Trumpeter-Swans-Hudson-Wisconsin-15-1-_2932

More Trumpeter Swan photos can be found on my website.

I made a second visit to watch the Trumpeter Swans along the Saint Croix River in Hudson, Wisconsin. On the first visit the weather was relatively warm and the swans and other birds were really active. There were so many of them it the water that it was difficult to get photos of single birds.Trumpeter-Swans-Hudson-Wisconsin-15-1-_0648

On this visit it was well below zero and I was the only one dumb enough to stand out along the river to photograph birds. My wife stayed in the car and said a number of cars came by and people either watched from their car or jumped out to take a quick photo.

Trumpeter-Swans-Hudson-Wisconsin-15-1-_0790

Because it was so cold the birds were not very active. The smaller number of birds in the water made it much easier to photograph individual birds or smaller groups of birds. Most of the swans, geese and ducks were on shore trying to keep warm. In all I counted in excess of 250 Trumpeter Swans in an area about half the size of a football field.

Trumpeter-Swans-Hudson-Wisconsin-15-1-_0651

There were also a number of ducks around. This one just came in from the water.Mallard-Duck-15-1-_0653

Right behind the duck this Trumpeter Swan walked onto the ice to take a nap.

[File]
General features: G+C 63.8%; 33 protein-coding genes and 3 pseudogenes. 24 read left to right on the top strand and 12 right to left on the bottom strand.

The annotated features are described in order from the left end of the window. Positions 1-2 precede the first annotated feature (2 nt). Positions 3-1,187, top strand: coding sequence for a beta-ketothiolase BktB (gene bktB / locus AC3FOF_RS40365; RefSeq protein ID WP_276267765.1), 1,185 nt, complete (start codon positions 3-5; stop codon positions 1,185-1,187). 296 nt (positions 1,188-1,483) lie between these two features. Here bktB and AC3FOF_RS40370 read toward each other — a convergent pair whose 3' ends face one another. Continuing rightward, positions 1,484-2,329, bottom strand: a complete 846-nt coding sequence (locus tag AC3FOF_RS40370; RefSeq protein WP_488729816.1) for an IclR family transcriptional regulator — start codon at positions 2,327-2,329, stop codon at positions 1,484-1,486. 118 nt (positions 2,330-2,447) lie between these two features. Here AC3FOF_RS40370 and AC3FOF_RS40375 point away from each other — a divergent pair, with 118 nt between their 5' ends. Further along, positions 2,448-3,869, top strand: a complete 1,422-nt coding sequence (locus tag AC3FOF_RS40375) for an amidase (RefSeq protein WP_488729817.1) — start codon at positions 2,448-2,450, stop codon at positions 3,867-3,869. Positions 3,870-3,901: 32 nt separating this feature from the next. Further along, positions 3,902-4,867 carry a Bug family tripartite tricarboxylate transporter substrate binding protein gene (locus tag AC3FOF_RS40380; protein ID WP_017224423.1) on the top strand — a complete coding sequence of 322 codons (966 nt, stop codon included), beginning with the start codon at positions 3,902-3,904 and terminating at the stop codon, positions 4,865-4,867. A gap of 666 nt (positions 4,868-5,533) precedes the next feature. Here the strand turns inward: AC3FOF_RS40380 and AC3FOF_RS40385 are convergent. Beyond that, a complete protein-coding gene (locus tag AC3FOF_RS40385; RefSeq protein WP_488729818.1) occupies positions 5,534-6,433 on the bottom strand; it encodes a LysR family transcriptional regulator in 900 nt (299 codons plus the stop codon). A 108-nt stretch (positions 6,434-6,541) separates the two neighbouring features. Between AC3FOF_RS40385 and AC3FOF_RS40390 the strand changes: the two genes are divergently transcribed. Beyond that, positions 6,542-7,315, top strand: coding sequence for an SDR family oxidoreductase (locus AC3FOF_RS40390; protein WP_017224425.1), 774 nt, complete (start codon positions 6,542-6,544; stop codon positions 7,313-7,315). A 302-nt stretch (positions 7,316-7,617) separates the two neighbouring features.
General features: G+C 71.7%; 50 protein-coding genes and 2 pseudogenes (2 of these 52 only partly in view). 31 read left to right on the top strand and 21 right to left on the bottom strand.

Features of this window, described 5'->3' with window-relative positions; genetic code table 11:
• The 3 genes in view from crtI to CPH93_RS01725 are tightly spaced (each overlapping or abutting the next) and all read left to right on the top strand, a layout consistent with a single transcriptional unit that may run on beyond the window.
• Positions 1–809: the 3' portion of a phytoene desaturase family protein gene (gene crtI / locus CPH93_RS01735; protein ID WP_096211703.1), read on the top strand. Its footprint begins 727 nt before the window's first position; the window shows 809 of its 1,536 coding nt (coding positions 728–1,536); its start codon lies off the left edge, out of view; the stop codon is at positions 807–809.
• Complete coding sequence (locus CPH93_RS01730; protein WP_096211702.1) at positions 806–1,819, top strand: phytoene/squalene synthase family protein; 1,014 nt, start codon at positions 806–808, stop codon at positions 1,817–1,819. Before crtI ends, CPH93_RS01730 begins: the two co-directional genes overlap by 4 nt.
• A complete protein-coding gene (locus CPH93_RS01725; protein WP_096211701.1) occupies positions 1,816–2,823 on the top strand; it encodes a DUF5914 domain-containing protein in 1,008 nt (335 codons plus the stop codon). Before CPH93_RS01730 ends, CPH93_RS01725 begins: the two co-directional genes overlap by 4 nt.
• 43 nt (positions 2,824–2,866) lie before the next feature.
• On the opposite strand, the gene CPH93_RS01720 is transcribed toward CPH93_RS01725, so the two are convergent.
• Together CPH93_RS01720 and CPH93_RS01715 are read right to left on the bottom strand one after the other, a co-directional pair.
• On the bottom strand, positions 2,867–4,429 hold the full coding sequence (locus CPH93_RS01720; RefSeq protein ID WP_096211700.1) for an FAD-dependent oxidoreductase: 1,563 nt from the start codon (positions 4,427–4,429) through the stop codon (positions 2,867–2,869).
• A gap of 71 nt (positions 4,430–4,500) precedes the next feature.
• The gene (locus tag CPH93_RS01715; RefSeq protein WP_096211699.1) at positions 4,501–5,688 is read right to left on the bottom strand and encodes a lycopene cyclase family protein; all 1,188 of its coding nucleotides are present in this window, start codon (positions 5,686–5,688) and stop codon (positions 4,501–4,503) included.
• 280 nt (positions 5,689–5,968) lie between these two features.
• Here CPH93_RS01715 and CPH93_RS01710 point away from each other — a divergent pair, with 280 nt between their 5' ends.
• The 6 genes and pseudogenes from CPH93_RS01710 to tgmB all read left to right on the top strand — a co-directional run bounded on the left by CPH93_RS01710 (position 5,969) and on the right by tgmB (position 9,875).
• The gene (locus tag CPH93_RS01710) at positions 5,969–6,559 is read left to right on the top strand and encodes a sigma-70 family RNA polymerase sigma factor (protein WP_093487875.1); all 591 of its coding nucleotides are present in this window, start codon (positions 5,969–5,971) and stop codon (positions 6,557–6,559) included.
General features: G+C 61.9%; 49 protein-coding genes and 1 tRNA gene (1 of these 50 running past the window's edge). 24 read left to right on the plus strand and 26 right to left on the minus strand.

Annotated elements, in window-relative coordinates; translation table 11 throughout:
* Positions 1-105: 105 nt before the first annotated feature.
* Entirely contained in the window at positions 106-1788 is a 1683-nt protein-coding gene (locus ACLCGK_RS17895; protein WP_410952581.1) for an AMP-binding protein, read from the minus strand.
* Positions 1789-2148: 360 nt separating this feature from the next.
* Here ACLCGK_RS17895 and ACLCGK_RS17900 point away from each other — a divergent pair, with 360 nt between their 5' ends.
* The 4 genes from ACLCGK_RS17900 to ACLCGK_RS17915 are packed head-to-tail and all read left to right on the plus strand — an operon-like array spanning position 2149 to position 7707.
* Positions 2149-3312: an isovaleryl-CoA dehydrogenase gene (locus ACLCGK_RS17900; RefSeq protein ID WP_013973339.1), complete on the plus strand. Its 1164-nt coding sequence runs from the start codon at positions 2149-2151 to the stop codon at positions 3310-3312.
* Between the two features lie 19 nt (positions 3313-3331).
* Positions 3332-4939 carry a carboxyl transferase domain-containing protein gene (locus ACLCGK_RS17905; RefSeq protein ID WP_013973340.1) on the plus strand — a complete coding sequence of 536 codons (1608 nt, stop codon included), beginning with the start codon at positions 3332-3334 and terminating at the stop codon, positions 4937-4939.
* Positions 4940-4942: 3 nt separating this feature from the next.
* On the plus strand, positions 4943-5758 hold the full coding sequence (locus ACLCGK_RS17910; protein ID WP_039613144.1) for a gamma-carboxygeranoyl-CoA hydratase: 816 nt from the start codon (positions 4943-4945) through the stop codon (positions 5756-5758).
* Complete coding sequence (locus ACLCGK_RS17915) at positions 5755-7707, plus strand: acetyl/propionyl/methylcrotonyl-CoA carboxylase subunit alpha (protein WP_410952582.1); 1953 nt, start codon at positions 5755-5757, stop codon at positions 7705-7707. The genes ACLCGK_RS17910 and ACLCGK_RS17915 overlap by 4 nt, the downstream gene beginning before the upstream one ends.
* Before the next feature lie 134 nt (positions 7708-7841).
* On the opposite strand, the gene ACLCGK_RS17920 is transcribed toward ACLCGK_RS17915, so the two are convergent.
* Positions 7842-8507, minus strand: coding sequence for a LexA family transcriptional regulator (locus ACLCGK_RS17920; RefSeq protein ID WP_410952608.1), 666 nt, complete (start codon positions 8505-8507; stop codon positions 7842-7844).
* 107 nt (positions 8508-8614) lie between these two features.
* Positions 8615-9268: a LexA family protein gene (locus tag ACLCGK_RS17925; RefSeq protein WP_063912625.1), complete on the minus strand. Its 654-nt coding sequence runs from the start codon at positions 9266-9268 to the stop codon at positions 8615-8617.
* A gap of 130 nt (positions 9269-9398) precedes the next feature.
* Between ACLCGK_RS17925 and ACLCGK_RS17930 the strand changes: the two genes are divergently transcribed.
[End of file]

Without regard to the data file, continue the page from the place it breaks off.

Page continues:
Trumpeter-Swans-Hudson-Wisconsin-15-1-_0686

It looks like these two Trumpeter Swans are harassing the duck but they were just interacting and the duck seemed undisturbed.

Trumpeter-Swans-Hudson-Wisconsin-15-1-_0690

After swimming around for about an hour this swan returned to the ice to take a nap in the cold weather.

Trumpeter-Swan-Hudson-Wisconsin-15-1-_0748

While I was in Hudson, Wisconsin I drove down to the river to see if there were any swans around. Much to my surprise the small area of open water was filled with swans.

Trumpeter-Swans-Hudson-Wisconsin-14-12-_1364a

It was fun watching them. This swan kept dunking itself in the water as it swam along. It finally reared up and spread its wings.

Trumpeter-Swans-Hudson-Wisconsin-14-12-_1457

Trumpeter-Swans-Hudson-Wisconsin-14-12-_1467

This group of swans was it a circle and seemed to be talking to one another when all heck broke loose. The all started trumpeting and flapping their wings. I’ve seen this before but don’t know what is going on.

Trumpeter-Swans-Hudson-Wisconsin-14-12-_1602

More Trumpeter Swan photos can be found on my website.

As winter arrived I started thinking of places and events that I wanted to photograph this winter. The events and bird photography require a little more planning than the Landscape Photography locations.

Apostle Islands Ice Caves

Without a doubt the top of my list is the Apostle Islands Ice caves. I discovered them in 2007 and have photographed them every year they have been open. When I first started photographing them I was frequently the only person on the ice that day. What a difference social media makes. This past winter well over a hundred thousand people visited the caves in-spite of the bitterly cold winter. Given the temperatures we have been seeing so far this winter I would expect the ice caves will open again in February. If you haven’t been you should make the trip.